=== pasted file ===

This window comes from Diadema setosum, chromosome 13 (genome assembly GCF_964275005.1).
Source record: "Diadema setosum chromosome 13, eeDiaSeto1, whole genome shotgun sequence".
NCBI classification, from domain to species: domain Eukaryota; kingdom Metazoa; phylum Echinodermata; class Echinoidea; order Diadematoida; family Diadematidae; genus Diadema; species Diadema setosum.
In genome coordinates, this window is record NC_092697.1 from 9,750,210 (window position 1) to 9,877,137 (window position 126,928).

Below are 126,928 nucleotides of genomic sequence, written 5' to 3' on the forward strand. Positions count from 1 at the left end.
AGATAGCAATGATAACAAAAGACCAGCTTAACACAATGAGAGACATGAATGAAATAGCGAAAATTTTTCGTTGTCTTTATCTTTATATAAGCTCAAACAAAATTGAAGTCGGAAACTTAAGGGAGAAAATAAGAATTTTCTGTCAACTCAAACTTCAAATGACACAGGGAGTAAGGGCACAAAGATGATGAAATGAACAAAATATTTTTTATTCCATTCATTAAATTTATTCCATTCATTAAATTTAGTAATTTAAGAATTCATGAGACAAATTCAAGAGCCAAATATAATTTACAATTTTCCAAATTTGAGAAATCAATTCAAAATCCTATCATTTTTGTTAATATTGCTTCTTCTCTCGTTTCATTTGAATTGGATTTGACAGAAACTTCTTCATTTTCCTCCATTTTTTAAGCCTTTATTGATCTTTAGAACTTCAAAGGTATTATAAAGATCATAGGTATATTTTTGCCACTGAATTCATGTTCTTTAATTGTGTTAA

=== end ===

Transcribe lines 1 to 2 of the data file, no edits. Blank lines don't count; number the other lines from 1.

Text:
This window comes from Diadema setosum, chromosome 13 (genome assembly GCF_964275005.1).
Source record: "Diadema setosum chromosome 13, eeDiaSeto1, whole genome shotgun sequence".